I adjust the depthing of the hour recorder, and it now engages as it should.p1030185

I test everything, and the hour recorder is working nicely. Now it’s time to take the movement apart for a service.p1030193

The chronograph layer is off, and I’m down to the base movement.p1030199

The gear train looks fine.p1030205

Back to the bottom plate.p1030276

Out of the cleaning machine and ready to be put back together.p1030277

The barrel gets a new mainspring.p1030278

I start off with the base movement.p1030280

Now that I have a ticking movement, I adjust, and make sure it works well, before putting anything else on the plate.p1030281

Fully wound to the hilt, we have 324 degrees amplitude, which goes down to around 300 once we are off the last click.p1030283

The top plate is ready.p1030285

Now the bottom plate with the hour recorder goes back together. When I put the dial and hands back on, I notice that the hour recorder jumps a bit when I reset the chronograph.Β p1030286

The culprit is the friction spring of the hour recorder, which keeps the hour recorder steady. I tighten it a bit, and all is well again.p1030287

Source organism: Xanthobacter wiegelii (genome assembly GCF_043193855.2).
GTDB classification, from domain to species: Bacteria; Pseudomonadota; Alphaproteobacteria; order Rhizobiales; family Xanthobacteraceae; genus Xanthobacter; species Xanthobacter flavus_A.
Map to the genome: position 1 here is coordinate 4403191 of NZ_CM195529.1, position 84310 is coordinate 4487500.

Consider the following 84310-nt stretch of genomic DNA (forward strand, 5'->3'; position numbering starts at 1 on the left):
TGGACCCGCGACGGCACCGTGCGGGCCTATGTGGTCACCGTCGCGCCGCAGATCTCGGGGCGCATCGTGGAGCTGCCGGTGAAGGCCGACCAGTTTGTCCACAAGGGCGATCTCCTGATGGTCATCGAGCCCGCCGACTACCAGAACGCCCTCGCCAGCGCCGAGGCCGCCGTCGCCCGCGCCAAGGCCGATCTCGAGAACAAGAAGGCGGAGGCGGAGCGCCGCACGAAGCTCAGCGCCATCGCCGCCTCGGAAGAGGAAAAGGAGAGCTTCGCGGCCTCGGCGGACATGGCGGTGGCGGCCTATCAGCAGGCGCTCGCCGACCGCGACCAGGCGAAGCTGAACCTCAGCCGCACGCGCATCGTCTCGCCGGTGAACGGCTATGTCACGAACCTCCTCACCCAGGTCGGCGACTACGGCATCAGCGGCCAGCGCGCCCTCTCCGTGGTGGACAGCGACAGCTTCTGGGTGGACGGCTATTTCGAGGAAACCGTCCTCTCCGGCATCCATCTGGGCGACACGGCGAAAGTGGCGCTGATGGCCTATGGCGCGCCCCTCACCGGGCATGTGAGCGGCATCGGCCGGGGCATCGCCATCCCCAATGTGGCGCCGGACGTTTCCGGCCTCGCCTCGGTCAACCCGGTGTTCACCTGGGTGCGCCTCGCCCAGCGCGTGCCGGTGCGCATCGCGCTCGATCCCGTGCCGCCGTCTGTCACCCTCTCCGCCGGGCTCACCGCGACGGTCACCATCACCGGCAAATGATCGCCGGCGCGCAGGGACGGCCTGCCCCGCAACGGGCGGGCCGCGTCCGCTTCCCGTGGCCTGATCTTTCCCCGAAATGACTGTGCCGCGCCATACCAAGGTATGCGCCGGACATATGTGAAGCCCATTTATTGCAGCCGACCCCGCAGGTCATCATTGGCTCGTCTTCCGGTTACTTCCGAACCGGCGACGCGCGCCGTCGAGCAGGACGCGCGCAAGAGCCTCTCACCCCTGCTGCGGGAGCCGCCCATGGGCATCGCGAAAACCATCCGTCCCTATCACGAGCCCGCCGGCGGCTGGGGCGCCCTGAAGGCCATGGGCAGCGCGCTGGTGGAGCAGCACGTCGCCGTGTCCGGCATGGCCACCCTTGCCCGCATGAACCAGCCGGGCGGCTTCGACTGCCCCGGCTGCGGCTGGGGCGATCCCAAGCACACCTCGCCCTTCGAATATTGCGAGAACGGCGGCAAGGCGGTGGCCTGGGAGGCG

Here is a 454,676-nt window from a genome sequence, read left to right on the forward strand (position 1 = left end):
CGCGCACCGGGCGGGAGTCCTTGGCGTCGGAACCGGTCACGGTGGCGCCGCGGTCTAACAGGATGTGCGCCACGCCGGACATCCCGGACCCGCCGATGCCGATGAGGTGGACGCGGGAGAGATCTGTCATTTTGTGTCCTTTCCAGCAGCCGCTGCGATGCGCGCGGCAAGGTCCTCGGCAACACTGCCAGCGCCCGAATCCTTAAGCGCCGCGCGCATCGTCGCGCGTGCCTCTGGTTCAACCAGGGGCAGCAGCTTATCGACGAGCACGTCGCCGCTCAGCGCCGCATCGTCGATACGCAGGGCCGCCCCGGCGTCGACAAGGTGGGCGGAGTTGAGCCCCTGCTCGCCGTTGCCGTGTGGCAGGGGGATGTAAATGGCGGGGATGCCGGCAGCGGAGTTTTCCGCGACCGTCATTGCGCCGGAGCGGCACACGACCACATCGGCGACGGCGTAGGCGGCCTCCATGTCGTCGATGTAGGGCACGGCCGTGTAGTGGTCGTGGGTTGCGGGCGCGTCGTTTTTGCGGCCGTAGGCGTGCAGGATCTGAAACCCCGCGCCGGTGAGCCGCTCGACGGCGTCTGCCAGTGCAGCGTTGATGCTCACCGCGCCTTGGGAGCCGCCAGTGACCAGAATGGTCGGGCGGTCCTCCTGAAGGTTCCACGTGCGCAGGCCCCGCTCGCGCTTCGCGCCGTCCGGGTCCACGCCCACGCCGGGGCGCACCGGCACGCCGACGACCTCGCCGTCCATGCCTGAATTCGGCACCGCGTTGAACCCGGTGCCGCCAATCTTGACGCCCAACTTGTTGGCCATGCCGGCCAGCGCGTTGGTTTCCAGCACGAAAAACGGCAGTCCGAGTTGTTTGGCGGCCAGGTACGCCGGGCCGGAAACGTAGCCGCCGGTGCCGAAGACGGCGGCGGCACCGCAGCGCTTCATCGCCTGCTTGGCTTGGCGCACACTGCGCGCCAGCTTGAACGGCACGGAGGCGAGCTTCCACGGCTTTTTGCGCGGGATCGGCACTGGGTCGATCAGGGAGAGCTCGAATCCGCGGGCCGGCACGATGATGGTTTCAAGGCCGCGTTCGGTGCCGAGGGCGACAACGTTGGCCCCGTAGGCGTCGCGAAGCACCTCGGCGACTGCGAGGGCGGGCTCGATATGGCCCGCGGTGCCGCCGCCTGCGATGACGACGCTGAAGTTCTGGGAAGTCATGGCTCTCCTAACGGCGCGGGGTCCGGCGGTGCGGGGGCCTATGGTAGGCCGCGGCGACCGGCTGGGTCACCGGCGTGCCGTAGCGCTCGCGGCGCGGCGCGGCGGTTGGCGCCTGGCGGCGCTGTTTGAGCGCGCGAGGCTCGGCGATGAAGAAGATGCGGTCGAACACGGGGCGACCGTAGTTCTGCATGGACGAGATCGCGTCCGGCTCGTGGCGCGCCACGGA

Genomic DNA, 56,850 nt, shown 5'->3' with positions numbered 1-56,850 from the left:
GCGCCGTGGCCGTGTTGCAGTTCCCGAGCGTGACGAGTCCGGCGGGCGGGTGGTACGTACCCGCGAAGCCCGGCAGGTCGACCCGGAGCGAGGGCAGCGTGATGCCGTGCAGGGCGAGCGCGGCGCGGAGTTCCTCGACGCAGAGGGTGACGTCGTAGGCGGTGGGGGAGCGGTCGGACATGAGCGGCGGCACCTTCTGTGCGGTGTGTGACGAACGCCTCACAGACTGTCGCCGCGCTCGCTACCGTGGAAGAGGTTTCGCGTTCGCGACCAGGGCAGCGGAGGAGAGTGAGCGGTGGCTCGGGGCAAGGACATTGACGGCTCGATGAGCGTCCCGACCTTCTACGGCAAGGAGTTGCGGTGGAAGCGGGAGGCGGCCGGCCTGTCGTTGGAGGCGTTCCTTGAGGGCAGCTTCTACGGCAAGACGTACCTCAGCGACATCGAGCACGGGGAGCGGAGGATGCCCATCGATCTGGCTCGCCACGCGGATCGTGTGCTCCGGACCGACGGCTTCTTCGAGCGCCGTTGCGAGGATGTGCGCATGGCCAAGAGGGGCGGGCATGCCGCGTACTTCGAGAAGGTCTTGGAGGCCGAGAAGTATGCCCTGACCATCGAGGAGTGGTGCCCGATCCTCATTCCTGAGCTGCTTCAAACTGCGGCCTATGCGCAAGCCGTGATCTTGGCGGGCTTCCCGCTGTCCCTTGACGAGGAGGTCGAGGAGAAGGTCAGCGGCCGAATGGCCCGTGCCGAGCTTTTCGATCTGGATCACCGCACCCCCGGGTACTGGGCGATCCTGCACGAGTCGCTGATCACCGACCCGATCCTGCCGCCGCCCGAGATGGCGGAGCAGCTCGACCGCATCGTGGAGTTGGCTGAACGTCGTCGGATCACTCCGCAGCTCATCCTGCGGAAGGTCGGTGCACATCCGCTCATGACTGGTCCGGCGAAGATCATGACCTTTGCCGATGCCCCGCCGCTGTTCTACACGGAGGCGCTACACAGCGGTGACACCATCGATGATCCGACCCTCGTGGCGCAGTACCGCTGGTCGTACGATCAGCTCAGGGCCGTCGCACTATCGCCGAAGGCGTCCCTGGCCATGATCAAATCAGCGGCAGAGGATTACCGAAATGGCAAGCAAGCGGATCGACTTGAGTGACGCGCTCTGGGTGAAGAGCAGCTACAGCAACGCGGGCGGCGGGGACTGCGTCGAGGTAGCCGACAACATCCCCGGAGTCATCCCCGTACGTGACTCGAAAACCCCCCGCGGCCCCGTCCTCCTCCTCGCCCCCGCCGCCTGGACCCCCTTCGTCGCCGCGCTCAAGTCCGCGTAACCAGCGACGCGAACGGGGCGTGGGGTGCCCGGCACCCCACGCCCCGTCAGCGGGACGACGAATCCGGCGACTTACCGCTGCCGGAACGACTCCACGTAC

Now I can case the movement.p1030288

And the watch is back together! I’m very envious, as this is an immensely wearable chronograph that looks great.p1030629

As the luminous compound of the minute recorder came off during transport back, the client decided to have our vintage luminous compound applied to all four hands – so much better!

11 thoughts on “Service Breguet XX (20) / Valjoux 225

  1. Hello,
    thank you for reporting and documenting all the restoration process, it’s very interesting.We recently found back my grandpa watch, a Breguet type 20 just like yours! The Valjoux 225 works wonderfully despite its age.However the bezel is missing.
    I desperately searched everywhere on the internet, but no success.All kinds of information, advices etc. are greatly appreciated.
    Best regards